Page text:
The whole coronavirus outbreak made me realize something.
I’ve never considered whether my hand sanitizer is vegan, since I haven’t needed to buy any since going vegan.
So, I tracked down some answers, which I’ll share with you here.
Table of Contents
Is Purell Hand Sanitizer Vegan?
There’s 2 parts to consider: animal testing and ingredients.
Here are the ingredients in Purell, I’ve highlighted the ones a vegan might care about:
Ethyl alcohol 70%, Water (Aqua), Isopropyl Alcohol, Caprylyl Glycol, Acrylates/C10-30 Alkyl Acrylate Crosspolymer, Glycerin, Aminomethyl Propanol, Fragrance (Parfum), Isopropyl Myristate, Tocopheryl Acetate, Aloe Barbadensis Leaf Juice, Yellow 5 (CI 19140), Blue 1 (CI 42090)
Most of those ingredients are clearly synthetic or from plants, but there are 3 potential issues:
- Glycerin – Glycerin can be made from either plants or animals, but the source is not specified here.
- Fragrance – Fragrance is typically synthetic, but is sometimes tested on animals.
- Artificial colors (Yellow 5, Blue 1) – These are controversial among vegans. Many strict vegans don’t consider artificial colors to be vegan since they are tested on animals. Decide for yourself.
I found a company statement (as of 2017) that clears up the first 2:
Please note that none of the ingredients within this formula are of animal origin. The ingredients are all vegetable derivatives or are synthetically produced. In addition, this product has not been tested on animals.
So, the glycerin is from a plant source, and I’m not worried about animal testing.
Purell’s parent company – Gojo – clearly says they use human subjects for all their testing, and not other animals.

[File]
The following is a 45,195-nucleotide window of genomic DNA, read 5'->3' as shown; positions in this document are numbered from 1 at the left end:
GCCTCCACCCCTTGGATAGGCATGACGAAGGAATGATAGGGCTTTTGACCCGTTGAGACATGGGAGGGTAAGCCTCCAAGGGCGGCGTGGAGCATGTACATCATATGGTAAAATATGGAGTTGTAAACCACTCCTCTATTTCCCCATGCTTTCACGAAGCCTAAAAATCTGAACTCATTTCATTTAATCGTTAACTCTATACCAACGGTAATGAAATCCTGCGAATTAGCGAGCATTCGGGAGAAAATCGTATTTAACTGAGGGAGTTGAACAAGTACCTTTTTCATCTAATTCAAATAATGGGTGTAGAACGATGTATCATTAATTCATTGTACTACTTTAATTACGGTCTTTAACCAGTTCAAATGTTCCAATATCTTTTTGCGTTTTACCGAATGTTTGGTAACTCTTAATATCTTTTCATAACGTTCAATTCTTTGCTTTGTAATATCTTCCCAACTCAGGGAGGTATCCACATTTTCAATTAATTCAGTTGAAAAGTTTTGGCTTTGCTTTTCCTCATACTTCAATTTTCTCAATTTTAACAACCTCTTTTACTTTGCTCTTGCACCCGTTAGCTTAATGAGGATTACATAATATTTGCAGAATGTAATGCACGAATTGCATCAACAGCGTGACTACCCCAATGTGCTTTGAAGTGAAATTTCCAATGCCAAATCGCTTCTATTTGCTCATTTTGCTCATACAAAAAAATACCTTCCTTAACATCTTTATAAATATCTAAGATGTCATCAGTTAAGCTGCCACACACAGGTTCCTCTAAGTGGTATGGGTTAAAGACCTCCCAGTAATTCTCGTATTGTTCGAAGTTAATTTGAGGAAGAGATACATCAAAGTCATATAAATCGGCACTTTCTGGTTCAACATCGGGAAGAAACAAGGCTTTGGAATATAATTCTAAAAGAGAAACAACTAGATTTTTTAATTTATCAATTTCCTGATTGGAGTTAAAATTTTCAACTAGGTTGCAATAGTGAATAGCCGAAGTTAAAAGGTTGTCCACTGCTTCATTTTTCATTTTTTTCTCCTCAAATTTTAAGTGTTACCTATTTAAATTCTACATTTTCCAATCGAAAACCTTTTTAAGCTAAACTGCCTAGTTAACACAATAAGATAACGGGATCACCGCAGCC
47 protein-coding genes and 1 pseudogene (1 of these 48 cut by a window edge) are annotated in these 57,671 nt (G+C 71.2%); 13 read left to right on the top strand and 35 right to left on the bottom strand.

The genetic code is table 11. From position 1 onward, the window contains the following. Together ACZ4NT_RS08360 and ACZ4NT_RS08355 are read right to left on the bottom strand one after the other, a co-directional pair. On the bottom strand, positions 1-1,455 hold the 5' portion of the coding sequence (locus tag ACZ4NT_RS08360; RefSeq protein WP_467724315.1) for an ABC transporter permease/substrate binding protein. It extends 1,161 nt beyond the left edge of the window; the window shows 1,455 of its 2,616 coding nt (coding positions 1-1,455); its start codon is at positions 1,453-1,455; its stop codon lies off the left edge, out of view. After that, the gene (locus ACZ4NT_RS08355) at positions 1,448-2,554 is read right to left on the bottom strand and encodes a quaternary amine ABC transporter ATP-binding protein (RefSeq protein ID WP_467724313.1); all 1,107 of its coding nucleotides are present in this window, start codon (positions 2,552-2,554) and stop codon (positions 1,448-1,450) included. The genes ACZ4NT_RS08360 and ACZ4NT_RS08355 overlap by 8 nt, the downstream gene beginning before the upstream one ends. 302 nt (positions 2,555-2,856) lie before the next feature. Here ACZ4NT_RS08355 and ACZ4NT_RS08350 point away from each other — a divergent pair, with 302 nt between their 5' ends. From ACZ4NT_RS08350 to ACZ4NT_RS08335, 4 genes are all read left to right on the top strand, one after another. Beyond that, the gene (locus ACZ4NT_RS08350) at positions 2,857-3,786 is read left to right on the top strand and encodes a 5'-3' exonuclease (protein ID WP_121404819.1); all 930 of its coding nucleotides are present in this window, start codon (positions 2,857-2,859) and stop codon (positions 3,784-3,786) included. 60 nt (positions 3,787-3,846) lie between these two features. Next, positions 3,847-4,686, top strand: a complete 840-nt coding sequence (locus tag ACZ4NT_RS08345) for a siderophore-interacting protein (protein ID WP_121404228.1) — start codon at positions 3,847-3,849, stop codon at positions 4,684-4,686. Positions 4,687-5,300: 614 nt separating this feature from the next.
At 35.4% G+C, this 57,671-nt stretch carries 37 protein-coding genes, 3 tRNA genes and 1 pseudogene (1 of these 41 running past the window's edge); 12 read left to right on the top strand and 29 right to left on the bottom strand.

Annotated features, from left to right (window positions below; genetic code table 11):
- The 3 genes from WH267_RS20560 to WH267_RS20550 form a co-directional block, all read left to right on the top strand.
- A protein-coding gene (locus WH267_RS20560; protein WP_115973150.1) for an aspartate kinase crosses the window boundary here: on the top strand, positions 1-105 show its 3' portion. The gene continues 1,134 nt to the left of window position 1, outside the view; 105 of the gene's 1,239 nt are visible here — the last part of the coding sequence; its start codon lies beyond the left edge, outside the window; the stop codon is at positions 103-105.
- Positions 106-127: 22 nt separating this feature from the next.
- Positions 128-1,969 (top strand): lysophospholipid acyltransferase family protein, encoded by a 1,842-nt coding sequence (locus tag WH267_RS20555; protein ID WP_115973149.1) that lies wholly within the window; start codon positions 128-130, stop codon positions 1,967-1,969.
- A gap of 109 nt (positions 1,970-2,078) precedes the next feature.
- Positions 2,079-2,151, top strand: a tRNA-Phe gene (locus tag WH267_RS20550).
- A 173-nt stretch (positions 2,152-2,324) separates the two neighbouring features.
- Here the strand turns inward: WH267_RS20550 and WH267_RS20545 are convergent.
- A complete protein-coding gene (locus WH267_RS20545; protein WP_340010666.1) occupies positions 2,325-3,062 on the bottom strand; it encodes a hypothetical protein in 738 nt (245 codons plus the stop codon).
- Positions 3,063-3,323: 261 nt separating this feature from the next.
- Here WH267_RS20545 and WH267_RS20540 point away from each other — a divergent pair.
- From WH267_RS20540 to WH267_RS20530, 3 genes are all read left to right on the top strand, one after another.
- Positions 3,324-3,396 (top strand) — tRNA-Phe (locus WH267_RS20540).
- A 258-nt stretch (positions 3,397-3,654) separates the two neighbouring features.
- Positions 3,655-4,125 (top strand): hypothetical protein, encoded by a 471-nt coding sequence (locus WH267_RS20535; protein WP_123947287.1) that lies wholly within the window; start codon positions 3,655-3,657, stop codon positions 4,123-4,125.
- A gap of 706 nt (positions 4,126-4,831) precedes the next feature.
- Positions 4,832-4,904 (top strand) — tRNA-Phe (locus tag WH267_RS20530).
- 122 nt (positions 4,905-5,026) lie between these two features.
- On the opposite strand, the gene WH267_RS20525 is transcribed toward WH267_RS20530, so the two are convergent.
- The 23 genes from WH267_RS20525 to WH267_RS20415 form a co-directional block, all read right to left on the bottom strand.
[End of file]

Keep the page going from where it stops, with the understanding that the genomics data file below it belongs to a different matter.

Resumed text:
There are no animal products in Purell, and there is no animal testing. However, if you have an issue with artificial colors, you may not consider it vegan.
Is Dettol Hand Sanitizer Vegan?
Dettol is another fairly popular hand sanitizer in some parts of the world.
Not surprisingly, it has pretty similar ingredients to Purell:
Alcohol Denat., Water, PEG/PPG-17/6 Copolymer, Propylene Glycol, Acrylates/C10-30 Alkyl Acrylate Crosspolymer, Tetrahydroxypropyl Ethylenediamine, Aloe Barbadensis Gel, Fragrance, Limonene, Tartrazine (Yellow 5), Blue 1.
Most of the ingredients are clearly vegan.
You might be concerned about propylene glycol, because it sounds like glycerol, but the Vegetarian Resource Group says it’s a vegan ingredient.
Like Purell, it’s reasonable to have some concerns over animal testing:
- Fragrance can be tested on animals
- Artificial colors are tested on animals
- Dettol itself might be tested on animals
Unlike Purell, I was not able to find a clear answer to whether or not Dettol tests on animals.
On their website, Dettol states:
As a fundamental part of our ethical approach we are committed to not conducting animal testing unless we are legally required to.
In other words, they probably do some testing on animals to sell products in certain markets. Vegan Rabbit, includes Dettol on their giant list of companies that test on animals.
While there are no animal ingredients in Dettol, it does appear that they do some testing on animals. Additionally, strict vegans may not be okay with the artificial colors in the hand sanitizer.
A Vegan Alternative: Dr Bronner’s
If you’re like me and want to avoid artificial colors, I’d suggest going with Dr Bronner’s.
It’s a fairly large “natural” brand that sells all kinds of cleaning products, including hand sanitizer.
While there is glycerin in it that might cause you to pause, you can be sure that it’s from plant sources, and Dr Bronner’s also never tests on animals.
Here’s a relevant statement from their website:
All of Dr. Bronner’s products sold in the U.S. and Canada are Certified Vegan, except for our Organic Lip Balms and Organic Body Balms, which contain organic beeswax.
Ordering online is probably the easiest option, but I’ve seen Dr. Bronner’s in more and more grocery and health food stores these days.
Dr. Bronner’s hand sanitizer is definitely vegan, and a good option if you’re looking to get one.